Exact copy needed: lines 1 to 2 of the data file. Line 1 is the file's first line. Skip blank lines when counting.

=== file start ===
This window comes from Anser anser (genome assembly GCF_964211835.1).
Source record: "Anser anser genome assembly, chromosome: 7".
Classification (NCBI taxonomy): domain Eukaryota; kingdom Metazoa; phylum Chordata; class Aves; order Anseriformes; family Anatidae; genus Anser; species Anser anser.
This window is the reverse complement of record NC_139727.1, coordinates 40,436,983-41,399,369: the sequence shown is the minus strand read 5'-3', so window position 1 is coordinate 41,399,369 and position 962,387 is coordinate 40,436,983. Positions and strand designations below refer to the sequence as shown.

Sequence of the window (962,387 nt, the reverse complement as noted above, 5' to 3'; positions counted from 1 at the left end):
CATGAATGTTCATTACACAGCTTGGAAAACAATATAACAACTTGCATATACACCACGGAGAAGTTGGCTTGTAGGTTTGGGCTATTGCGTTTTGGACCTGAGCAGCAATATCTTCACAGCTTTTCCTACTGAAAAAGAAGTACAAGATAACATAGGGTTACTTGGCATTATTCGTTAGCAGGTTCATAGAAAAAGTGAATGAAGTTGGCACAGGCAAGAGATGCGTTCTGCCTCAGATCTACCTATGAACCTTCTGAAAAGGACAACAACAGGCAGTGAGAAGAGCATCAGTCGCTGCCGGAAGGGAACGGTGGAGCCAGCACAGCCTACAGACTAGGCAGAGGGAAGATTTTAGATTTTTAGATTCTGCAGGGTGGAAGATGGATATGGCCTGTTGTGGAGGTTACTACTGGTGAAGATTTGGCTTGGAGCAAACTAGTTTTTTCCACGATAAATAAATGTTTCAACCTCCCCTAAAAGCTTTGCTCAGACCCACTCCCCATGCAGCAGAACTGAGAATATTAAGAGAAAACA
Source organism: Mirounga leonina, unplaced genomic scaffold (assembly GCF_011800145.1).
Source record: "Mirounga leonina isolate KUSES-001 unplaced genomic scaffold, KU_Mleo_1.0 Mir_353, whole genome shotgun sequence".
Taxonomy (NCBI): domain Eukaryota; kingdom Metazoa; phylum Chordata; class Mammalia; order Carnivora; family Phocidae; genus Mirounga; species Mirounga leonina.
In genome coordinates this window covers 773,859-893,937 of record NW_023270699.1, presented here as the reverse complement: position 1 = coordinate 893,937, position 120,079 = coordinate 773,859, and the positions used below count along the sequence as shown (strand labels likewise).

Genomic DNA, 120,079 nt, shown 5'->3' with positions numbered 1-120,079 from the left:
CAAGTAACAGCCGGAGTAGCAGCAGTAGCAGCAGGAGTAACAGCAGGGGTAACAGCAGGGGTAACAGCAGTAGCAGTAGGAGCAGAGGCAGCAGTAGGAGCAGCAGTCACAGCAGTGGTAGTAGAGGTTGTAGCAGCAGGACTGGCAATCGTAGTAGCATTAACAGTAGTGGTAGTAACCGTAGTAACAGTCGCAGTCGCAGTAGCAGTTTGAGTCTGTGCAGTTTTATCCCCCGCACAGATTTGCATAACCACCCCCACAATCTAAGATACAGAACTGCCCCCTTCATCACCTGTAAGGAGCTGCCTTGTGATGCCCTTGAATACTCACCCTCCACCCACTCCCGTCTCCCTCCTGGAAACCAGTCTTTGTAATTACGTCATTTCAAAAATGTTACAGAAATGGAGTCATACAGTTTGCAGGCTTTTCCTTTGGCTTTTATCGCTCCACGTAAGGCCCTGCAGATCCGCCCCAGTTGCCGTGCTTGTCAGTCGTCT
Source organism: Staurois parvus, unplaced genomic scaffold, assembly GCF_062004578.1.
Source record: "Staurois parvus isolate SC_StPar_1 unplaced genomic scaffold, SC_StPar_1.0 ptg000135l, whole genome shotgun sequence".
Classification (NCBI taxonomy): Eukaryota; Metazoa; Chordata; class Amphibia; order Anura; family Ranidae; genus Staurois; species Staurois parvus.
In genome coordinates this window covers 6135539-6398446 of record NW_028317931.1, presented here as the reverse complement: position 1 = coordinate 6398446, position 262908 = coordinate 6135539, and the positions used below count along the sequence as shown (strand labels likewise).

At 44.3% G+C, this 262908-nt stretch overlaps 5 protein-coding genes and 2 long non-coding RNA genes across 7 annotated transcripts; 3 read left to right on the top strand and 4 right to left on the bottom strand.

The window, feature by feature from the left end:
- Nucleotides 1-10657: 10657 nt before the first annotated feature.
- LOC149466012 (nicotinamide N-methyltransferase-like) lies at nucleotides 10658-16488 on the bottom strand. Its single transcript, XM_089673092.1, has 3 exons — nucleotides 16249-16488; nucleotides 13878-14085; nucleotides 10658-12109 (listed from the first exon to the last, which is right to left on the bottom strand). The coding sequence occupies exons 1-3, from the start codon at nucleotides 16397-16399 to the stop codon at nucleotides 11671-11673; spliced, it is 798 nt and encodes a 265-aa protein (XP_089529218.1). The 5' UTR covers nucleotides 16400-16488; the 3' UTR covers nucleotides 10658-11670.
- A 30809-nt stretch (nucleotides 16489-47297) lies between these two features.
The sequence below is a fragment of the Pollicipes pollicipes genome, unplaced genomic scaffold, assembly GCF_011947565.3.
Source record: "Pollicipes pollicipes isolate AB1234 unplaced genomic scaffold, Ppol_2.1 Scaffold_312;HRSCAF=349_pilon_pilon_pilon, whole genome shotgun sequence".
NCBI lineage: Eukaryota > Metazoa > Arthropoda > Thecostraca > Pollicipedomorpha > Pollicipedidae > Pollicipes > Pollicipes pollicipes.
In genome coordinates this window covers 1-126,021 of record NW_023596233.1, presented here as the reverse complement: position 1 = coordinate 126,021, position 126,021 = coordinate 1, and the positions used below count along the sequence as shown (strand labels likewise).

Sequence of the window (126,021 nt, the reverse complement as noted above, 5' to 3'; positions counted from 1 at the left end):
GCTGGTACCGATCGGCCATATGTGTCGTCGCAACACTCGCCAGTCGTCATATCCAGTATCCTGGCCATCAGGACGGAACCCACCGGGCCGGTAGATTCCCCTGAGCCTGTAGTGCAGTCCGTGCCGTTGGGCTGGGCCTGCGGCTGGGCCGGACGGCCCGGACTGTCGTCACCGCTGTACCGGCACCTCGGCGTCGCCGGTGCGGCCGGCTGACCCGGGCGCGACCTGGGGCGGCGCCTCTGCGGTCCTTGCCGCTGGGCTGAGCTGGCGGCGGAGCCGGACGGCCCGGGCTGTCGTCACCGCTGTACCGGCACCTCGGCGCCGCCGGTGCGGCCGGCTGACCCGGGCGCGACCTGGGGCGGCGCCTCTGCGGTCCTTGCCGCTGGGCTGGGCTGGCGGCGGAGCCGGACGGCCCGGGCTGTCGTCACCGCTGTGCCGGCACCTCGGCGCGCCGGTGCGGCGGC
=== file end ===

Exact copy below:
This window comes from Anser anser (genome assembly GCF_964211835.1).
Source record: "Anser anser genome assembly, chromosome: 7".